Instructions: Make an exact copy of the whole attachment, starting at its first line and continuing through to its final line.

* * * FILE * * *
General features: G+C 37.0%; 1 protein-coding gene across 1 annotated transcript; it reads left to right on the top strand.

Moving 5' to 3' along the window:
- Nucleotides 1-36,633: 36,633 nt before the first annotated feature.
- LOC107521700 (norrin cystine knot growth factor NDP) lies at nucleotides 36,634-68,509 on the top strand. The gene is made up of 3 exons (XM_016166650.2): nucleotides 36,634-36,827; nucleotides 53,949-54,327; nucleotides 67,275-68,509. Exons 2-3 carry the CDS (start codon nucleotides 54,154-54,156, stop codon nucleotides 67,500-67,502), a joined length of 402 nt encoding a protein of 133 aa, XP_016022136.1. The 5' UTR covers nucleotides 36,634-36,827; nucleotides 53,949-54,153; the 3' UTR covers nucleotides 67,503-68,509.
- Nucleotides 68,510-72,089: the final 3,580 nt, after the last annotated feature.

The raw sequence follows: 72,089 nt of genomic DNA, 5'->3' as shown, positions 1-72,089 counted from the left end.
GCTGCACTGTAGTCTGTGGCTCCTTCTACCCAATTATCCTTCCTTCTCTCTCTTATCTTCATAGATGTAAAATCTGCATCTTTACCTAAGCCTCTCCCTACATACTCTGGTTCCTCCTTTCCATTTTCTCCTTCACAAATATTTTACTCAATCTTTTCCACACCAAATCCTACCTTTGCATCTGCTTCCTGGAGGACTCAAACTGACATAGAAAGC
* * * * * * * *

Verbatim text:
General features: G+C 37.0%; 1 protein-coding gene across 1 annotated transcript; it reads left to right on the top strand.

Moving 5' to 3' along the window:
- Nucleotides 1-36,633: 36,633 nt before the first annotated feature.
- LOC107521700 (norrin cystine knot growth factor NDP) lies at nucleotides 36,634-68,509 on the top strand. The gene is made up of 3 exons (XM_016166650.2): nucleotides 36,634-36,827; nucleotides 53,949-54,327; nucleotides 67,275-68,509. Exons 2-3 carry the CDS (start codon nucleotides 54,154-54,156, stop codon nucleotides 67,500-67,502), a joined length of 402 nt encoding a protein of 133 aa, XP_016022136.1. The 5' UTR covers nucleotides 36,634-36,827; nucleotides 53,949-54,153; the 3' UTR covers nucleotides 67,503-68,509.
- Nucleotides 68,510-72,089: the final 3,580 nt, after the last annotated feature.

The raw sequence follows: 72,089 nt of genomic DNA, 5'->3' as shown, positions 1-72,089 counted from the left end.
GCTGCACTGTAGTCTGTGGCTCCTTCTACCCAATTATCCTTCCTTCTCTCTCTTATCTTCATAGATGTAAAATCTGCATCTTTACCTAAGCCTCTCCCTACATACTCTGGTTCCTCCTTTCCATTTTCTCCTTCACAAATATTTTACTCAATCTTTTCCACACCAAATCCTACCTTTGCATCTGCTTCCTGGAGGACTCAAACTGACATAGAAAGC